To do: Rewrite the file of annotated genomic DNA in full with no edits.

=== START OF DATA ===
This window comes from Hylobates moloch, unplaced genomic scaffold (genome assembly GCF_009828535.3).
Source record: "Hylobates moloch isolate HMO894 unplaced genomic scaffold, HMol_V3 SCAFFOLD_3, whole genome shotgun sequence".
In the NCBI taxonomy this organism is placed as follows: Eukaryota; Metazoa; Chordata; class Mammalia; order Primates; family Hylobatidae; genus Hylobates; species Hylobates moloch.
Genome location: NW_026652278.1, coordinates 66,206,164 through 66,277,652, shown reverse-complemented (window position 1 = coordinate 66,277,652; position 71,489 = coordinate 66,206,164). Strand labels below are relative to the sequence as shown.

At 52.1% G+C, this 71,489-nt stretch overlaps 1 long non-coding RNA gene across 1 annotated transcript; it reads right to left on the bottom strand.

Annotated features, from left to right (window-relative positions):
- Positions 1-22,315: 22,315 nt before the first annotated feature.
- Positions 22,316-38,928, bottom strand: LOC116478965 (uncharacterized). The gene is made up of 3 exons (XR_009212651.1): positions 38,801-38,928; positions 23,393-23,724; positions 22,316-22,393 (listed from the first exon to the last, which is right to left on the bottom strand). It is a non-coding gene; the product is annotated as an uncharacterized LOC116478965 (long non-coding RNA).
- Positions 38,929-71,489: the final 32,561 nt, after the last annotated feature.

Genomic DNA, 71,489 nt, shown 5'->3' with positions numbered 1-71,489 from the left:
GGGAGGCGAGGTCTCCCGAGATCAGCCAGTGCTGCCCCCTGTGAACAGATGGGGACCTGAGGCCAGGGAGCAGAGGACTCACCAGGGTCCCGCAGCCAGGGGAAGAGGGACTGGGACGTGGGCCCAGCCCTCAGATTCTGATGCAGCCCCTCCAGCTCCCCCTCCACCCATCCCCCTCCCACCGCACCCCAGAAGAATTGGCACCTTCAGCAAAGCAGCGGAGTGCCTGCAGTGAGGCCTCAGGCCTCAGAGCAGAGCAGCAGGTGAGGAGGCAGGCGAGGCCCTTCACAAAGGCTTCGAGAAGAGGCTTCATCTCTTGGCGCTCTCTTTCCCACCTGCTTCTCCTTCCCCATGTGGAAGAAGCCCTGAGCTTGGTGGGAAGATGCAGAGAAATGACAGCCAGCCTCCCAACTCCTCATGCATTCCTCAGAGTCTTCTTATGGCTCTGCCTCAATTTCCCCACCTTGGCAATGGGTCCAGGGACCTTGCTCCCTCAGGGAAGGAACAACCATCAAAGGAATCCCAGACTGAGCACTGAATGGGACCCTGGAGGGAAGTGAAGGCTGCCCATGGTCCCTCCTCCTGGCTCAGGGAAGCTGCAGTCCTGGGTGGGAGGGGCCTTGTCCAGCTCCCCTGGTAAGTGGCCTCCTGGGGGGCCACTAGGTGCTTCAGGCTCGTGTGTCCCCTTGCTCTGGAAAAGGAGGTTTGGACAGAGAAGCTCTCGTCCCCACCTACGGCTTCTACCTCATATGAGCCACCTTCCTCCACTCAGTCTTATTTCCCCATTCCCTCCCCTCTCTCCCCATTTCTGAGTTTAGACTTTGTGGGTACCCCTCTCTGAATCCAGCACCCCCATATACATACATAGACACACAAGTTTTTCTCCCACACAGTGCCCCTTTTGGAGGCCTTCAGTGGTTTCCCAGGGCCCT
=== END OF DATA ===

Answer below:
This window comes from Hylobates moloch, unplaced genomic scaffold (genome assembly GCF_009828535.3).
Source record: "Hylobates moloch isolate HMO894 unplaced genomic scaffold, HMol_V3 SCAFFOLD_3, whole genome shotgun sequence".
In the NCBI taxonomy this organism is placed as follows: Eukaryota; Metazoa; Chordata; class Mammalia; order Primates; family Hylobatidae; genus Hylobates; species Hylobates moloch.
Genome location: NW_026652278.1, coordinates 66,206,164 through 66,277,652, shown reverse-complemented (window position 1 = coordinate 66,277,652; position 71,489 = coordinate 66,206,164). Strand labels below are relative to the sequence as shown.

At 52.1% G+C, this 71,489-nt stretch overlaps 1 long non-coding RNA gene across 1 annotated transcript; it reads right to left on the bottom strand.

Annotated features, from left to right (window-relative positions):
- Positions 1-22,315: 22,315 nt before the first annotated feature.
- Positions 22,316-38,928, bottom strand: LOC116478965 (uncharacterized). The gene is made up of 3 exons (XR_009212651.1): positions 38,801-38,928; positions 23,393-23,724; positions 22,316-22,393 (listed from the first exon to the last, which is right to left on the bottom strand). It is a non-coding gene; the product is annotated as an uncharacterized LOC116478965 (long non-coding RNA).
- Positions 38,929-71,489: the final 32,561 nt, after the last annotated feature.

Genomic DNA, 71,489 nt, shown 5'->3' with positions numbered 1-71,489 from the left:
GGGAGGCGAGGTCTCCCGAGATCAGCCAGTGCTGCCCCCTGTGAACAGATGGGGACCTGAGGCCAGGGAGCAGAGGACTCACCAGGGTCCCGCAGCCAGGGGAAGAGGGACTGGGACGTGGGCCCAGCCCTCAGATTCTGATGCAGCCCCTCCAGCTCCCCCTCCACCCATCCCCCTCCCACCGCACCCCAGAAGAATTGGCACCTTCAGCAAAGCAGCGGAGTGCCTGCAGTGAGGCCTCAGGCCTCAGAGCAGAGCAGCAGGTGAGGAGGCAGGCGAGGCCCTTCACAAAGGCTTCGAGAAGAGGCTTCATCTCTTGGCGCTCTCTTTCCCACCTGCTTCTCCTTCCCCATGTGGAAGAAGCCCTGAGCTTGGTGGGAAGATGCAGAGAAATGACAGCCAGCCTCCCAACTCCTCATGCATTCCTCAGAGTCTTCTTATGGCTCTGCCTCAATTTCCCCACCTTGGCAATGGGTCCAGGGACCTTGCTCCCTCAGGGAAGGAACAACCATCAAAGGAATCCCAGACTGAGCACTGAATGGGACCCTGGAGGGAAGTGAAGGCTGCCCATGGTCCCTCCTCCTGGCTCAGGGAAGCTGCAGTCCTGGGTGGGAGGGGCCTTGTCCAGCTCCCCTGGTAAGTGGCCTCCTGGGGGGCCACTAGGTGCTTCAGGCTCGTGTGTCCCCTTGCTCTGGAAAAGGAGGTTTGGACAGAGAAGCTCTCGTCCCCACCTACGGCTTCTACCTCATATGAGCCACCTTCCTCCACTCAGTCTTATTTCCCCATTCCCTCCCCTCTCTCCCCATTTCTGAGTTTAGACTTTGTGGGTACCCCTCTCTGAATCCAGCACCCCCATATACATACATAGACACACAAGTTTTTCTCCCACACAGTGCCCCTTTTGGAGGCCTTCAGTGGTTTCCCAGGGCCCT